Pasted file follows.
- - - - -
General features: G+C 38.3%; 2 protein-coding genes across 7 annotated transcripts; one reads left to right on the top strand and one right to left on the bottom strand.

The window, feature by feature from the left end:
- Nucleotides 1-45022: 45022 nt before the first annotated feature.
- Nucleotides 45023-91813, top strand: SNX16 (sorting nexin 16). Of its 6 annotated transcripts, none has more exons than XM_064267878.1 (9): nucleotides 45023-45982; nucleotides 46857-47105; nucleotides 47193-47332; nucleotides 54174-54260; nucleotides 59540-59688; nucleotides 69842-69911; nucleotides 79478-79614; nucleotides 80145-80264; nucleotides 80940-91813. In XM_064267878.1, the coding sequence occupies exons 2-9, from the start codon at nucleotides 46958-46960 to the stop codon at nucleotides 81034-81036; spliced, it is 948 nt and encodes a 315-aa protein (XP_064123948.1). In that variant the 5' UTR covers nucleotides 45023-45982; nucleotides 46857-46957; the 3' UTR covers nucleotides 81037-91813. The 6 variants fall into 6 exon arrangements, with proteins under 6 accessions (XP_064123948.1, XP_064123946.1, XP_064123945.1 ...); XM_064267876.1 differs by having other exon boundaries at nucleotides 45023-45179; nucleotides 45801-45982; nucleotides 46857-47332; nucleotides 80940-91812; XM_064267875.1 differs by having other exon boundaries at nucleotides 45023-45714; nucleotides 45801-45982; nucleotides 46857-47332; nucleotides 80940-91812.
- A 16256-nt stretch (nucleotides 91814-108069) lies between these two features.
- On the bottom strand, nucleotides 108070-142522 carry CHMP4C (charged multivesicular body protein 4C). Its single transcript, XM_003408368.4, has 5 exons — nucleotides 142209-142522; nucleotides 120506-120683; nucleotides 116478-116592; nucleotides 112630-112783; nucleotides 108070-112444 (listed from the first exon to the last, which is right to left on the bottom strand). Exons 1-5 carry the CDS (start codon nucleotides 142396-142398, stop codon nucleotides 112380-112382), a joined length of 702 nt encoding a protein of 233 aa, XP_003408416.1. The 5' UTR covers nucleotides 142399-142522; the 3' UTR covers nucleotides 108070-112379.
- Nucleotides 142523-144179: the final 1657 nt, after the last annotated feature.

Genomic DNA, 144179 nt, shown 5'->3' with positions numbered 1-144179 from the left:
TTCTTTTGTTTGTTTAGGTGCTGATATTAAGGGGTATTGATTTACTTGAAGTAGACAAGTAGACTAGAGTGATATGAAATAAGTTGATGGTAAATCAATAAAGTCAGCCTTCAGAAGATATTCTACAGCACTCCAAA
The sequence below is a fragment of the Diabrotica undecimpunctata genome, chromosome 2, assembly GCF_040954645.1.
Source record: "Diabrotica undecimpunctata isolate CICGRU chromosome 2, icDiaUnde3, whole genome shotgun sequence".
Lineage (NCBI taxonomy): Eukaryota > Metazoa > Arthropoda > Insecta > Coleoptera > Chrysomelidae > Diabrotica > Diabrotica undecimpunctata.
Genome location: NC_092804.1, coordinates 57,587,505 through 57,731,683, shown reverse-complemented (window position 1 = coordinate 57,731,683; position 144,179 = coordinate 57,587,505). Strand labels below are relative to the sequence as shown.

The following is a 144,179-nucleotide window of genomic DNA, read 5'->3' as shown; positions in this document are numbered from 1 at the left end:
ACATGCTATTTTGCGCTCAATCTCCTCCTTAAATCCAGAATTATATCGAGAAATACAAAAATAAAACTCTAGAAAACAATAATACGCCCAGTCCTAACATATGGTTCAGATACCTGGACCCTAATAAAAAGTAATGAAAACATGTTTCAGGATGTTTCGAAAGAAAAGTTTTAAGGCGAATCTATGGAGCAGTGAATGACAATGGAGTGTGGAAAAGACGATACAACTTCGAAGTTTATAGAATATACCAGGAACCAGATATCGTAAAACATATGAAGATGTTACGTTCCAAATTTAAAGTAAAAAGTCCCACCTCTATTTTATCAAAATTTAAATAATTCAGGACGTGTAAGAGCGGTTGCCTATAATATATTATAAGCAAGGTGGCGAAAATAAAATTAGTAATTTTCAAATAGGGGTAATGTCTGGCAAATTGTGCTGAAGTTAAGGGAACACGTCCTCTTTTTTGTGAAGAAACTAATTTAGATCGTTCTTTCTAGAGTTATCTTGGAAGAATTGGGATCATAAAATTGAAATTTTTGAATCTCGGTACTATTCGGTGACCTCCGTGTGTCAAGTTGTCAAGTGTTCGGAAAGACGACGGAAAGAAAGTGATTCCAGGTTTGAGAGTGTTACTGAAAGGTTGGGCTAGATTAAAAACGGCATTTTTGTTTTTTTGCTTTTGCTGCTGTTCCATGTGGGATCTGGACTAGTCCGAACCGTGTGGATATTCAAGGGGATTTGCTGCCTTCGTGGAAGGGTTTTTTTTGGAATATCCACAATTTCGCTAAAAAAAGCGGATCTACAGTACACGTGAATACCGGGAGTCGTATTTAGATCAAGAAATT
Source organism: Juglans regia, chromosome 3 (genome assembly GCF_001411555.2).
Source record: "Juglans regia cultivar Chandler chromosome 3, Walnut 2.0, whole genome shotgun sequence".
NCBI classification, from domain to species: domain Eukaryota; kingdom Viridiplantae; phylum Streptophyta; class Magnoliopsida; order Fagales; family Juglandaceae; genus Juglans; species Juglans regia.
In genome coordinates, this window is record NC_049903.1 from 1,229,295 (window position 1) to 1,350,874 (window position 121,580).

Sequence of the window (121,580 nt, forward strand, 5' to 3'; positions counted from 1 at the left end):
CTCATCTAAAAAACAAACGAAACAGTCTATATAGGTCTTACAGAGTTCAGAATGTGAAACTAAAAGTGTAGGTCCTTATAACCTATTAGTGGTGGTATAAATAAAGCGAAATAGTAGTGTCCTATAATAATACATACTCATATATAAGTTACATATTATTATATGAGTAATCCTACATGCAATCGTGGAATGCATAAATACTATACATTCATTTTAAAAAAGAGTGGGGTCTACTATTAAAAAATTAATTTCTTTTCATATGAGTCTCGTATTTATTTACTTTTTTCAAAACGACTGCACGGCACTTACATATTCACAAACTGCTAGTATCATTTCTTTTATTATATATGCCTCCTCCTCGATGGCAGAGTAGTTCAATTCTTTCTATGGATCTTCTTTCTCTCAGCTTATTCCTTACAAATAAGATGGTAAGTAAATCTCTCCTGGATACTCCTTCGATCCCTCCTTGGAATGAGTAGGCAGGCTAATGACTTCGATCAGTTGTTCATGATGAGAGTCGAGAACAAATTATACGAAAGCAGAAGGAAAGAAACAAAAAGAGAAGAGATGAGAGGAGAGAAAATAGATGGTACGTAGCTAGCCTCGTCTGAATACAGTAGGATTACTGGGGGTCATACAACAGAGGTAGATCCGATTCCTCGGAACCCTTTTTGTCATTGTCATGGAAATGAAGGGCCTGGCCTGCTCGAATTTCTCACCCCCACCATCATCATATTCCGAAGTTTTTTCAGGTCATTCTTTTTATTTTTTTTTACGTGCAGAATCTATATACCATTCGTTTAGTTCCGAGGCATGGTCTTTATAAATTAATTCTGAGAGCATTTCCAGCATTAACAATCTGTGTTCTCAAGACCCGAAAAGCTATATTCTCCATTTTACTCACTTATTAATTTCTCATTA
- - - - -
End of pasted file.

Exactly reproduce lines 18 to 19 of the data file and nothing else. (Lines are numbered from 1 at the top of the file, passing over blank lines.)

NCBI classification, from domain to species: domain Eukaryota; kingdom Viridiplantae; phylum Streptophyta; class Magnoliopsida; order Fagales; family Juglandaceae; genus Juglans; species Juglans regia.
In genome coordinates, this window is record NC_049903.1 from 1,229,295 (window position 1) to 1,350,874 (window position 121,580).